Criterion

The Liebster Award

Posted on Updated on

(I’ve been dying to say this again…)

Boxer turned filmmaker Alex Withrow, who also blogs and tweets and is all around an amazing guy, was kind enough to bestow upon me the Liebster Blog Award. “What is it?”, you may ask. Well, it’s this (I’m new to this as well, so):

Here are the rules for the Liebster Award:
1. Each person must post 11 things about themselves.
2. Answer the 11 questions the person giving the award has set for you.
3. Create 11 questions for the people you will be giving the award to.
4. Choose 11 people to award and send them a link to your post.
5. Go to their page and tell them.
6. No tag backs.

11 Random Things About Me

  1. I drink hot chocolate all times during the year.
  2. When I graduated from 8th grade (I went to a private school), my teacher created acrostic poems for each of the four graduates. Everyone else got really nice compliments and the like. When it came to my name, the word she chose for L was Lazy. I was a little shocked. Kind of ruined graduation…
  3. I measure success by word counts!
  4. When I interned on a short film shoot earlier this summer, everyone on set thought I was 14.
  5. I’m a hopeless romantic, but I have turned into an embittered cynic.
  6. To me, passive aggression is a sport.
  7. I like long walks, books, and conversation.
  8. My father died from a car crash in 2009. He would take me to the movie theater  alot.
  9. I would literally sell myself for Criterion discs. (Sad, I know.)
  10. I’m a tee-totaler. My tolerance for alcohol is like my tolerance for most humans: almost nonexistent.
  11. I quip and say sarcastic/snarky things a lot by reflex, and then I can never remember what I actually said that my friends found funny.

Alex Withrow’s Questions (You can see more of his stuff at andsoitbeginsfilms.com)

1. What is your favorite film of all time? Just one. Go.

It will always, always be Howard Hawks’ screwball masterpiece Bringing Up Baby. No person of woman born can get through that film without laughing their head off, and if they can, I think they should be deported.

2. What is your favorite song of all time? Just one. Go.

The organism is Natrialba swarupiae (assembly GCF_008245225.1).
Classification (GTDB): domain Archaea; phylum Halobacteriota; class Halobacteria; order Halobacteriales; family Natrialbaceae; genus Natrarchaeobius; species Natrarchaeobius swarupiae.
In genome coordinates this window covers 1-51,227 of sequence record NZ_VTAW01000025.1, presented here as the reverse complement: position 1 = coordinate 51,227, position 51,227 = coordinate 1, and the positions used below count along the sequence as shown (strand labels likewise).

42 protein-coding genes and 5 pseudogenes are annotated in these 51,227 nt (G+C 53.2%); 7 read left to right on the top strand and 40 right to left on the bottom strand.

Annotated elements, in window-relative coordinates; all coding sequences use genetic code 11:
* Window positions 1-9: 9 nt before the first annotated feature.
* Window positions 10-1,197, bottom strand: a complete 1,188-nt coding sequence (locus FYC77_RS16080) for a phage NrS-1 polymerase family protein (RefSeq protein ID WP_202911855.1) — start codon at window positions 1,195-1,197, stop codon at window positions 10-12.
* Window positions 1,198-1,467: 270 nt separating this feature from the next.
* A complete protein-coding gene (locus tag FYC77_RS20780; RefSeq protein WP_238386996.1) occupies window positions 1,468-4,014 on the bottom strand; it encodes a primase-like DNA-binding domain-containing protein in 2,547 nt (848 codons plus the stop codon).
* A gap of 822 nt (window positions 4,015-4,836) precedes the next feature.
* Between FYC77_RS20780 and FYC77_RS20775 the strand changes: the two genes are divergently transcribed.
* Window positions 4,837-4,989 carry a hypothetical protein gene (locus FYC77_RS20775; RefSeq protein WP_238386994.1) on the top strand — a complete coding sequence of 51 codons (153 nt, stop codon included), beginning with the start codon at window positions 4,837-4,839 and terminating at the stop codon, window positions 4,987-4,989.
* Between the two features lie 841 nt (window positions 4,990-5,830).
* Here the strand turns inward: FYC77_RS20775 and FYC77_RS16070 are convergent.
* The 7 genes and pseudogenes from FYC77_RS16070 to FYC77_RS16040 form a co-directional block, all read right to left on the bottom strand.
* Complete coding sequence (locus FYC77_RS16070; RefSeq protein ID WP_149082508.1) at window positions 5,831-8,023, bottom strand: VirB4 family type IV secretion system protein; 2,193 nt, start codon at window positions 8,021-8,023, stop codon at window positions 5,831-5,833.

Ack, that’s a hard one. I guess I would have to say George Gershwin’s “Rhapsody in Blue”, a classical piece of jazz that accidentally manages to capture the beauty of New York.

3. Who is your favorite film director of all time?

Currently, Lars von Trier. His artistic audaciousness, experimentation with technique, his ability to get incredible performances from his actresses: he is just amazing.

4. What is the best television show you have ever seen?

My friend Tyler will be able to understand this one: the short lived, but incredibly funny Fawlty Towers, with John Cleese. The jokes are cutting and the wit is fast and furious. And it’s British, so therefore it must be good, right? (Runner-Up: Ingmar Bergman’s mini-series Fanny and Alexander.)

5. Which place would you feel more at ease: the woods of Deliverance, or Maynard’s basement in Pulp Fiction?

The basement in Pulp Fiction. Because I am small and relatively agile and I could get away. If not, then, well, I’m screwed. Literally…

6. What is the best portrayal of addiction you’ve ever seen on film?

A part of me hates saying this, and I know other people will hate me for it too. Michael Fassbender in Shame is one of the best portrayals of addiction I’ve seen on film. McQueen and Fassbender tap both into the visceral aspects of additcion (the sex scenes, the chronic masturbation) and the low key, almost commonplace aspects of addiction (the porn). It isn’t exactly the most dramatic portrayal of addiction ever seen on screen, but it’s subtle and effective.

7. Do you respond to comments left on your blog? If not, why?

Yes. I don’t get many comments though! Waaah. But I appreciate all people who do comment on it.

8. Were you born a movie fan, or was there an event (or specific film) that turned you on to films?